San Antonio was named one of the nation’s top can-do cities by “Newsweek” in its Sept. 19, 2011, issue for our 42 percent increase in park space. In large part, we can thank the 311-acre Phil Hardberger Park for that honor.
Max and Minnie Tomerlin Voelker ran a dairy farm on this land for years and years, until the City of San Antonio acquired the property for nearly $50 million from their trust, according to a May 22, 2011, article in the “San Antonio Express-News” written by Sarah Mills. Then-Mayor Phil Hardberger pushed for turning this prime piece of real estate into a green space for all of the area’s citizens to enjoy. Thanks to the park’s conservancy and funds from the City of San Antonio and the State of Texas, Hardberger’s dream is becoming a reality.
I visited the newly opened western portion of the park with my two dogs, and I was impressed by the number of amenities available: 2.46-miles of multi-use trails, picnic tables, basketball courts, a giant playscape for kids ages two to 12 and a 1.8-acre dog park. Plus, a public art display titled “Making Hay” by Tom Otterness is fun to wander through. We did the .8-mile Oak Loop Trail, and except for one cyclist, we had the place to ourselves. A goal of the conservancy is to protect the heritage live oak trees in the park and create a woodland habitat. Our walk from the parking lot to the loop and back was just the right length; however, I do recommend that you bring water with you. Fountains are available near the playscape, but you might get thirsty out on the trail.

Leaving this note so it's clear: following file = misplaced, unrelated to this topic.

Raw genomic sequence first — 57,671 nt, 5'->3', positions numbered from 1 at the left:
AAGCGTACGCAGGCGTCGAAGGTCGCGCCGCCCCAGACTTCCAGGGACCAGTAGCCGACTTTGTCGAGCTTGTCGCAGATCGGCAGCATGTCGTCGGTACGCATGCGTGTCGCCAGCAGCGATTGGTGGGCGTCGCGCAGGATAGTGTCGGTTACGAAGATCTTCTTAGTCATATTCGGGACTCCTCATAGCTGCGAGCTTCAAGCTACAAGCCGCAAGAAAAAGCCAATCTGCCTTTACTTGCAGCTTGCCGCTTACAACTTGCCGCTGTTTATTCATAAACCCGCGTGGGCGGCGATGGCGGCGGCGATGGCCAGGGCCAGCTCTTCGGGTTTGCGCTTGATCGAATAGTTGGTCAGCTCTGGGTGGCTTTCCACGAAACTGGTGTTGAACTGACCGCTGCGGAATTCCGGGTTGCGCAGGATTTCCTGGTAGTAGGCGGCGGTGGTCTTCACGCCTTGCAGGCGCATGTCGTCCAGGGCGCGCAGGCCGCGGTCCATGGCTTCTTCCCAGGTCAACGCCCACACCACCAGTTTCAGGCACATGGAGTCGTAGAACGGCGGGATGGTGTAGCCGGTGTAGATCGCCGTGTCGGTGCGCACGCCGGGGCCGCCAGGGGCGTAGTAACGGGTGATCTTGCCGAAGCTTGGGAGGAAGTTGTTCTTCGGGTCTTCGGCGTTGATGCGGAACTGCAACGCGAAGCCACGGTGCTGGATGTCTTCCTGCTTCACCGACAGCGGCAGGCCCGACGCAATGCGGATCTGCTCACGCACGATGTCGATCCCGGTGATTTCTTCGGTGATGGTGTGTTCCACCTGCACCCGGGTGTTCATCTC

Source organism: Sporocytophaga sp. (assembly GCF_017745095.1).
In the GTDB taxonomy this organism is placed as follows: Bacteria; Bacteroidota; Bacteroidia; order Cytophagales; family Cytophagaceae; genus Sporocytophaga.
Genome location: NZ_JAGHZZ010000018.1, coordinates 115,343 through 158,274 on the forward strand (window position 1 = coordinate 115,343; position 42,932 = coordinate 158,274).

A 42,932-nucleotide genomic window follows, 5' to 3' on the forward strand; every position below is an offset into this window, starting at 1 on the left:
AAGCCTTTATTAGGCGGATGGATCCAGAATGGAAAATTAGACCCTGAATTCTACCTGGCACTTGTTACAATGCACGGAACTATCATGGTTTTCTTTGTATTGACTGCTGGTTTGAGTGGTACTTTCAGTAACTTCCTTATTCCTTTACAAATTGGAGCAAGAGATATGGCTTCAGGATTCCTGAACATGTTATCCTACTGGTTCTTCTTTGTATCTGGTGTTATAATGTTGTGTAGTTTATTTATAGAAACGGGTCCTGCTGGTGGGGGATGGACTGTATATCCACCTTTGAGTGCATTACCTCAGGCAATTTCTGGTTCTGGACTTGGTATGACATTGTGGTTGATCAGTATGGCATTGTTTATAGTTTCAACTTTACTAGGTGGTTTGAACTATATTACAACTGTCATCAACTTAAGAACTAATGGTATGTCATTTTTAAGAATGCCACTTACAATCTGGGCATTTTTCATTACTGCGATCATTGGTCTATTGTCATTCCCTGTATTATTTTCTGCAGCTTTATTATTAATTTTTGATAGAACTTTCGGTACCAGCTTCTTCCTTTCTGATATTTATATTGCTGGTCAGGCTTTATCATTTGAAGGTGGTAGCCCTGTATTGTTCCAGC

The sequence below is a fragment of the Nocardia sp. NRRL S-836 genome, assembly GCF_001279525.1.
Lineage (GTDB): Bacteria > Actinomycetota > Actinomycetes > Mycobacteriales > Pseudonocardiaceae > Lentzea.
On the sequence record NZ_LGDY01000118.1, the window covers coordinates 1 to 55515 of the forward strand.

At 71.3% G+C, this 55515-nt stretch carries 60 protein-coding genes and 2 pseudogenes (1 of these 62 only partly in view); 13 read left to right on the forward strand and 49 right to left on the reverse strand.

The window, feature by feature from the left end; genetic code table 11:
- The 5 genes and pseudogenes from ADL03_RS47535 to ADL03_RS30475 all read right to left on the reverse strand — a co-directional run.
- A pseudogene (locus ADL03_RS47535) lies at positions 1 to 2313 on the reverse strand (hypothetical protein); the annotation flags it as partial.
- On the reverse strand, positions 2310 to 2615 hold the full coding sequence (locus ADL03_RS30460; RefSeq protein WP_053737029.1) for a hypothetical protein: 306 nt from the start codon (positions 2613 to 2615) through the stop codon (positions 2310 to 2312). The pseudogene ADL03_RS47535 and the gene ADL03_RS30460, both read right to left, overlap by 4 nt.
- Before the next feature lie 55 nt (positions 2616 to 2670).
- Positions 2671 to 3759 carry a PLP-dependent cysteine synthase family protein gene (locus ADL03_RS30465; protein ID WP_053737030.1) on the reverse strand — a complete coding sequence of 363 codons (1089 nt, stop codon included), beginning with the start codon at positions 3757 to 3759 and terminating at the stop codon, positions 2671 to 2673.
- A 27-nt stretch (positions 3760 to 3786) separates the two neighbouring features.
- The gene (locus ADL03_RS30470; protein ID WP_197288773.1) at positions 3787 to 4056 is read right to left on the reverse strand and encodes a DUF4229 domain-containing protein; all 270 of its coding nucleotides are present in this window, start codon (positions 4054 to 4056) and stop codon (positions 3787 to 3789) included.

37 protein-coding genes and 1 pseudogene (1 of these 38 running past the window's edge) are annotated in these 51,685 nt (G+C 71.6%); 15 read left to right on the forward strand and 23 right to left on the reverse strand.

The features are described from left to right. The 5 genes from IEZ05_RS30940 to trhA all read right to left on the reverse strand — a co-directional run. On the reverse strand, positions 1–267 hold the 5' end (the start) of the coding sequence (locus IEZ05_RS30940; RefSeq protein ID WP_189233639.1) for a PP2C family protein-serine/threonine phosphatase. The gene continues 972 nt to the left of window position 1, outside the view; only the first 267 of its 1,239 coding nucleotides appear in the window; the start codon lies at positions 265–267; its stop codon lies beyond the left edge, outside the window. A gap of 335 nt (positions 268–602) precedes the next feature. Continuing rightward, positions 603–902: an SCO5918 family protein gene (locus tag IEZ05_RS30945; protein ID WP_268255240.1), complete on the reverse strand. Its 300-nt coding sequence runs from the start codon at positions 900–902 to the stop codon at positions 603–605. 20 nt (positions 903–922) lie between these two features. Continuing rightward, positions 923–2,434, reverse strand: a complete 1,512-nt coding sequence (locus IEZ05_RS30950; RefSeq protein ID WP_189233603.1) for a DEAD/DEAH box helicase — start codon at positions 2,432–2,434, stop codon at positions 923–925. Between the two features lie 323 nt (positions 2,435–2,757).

The western portion of Hardberger Park is located at 8400 N.W. Military Highway, just south of the Jewish Community Center. The numbers 97 and 534 VIA buses will drop you off at the park’s entrance. Treat yourself to San Antonio’s newest park! I look forward to checking out the eastern portion at 13203 Blanco Road in the near future. The park is open seven days a week, from sunrise to sunset.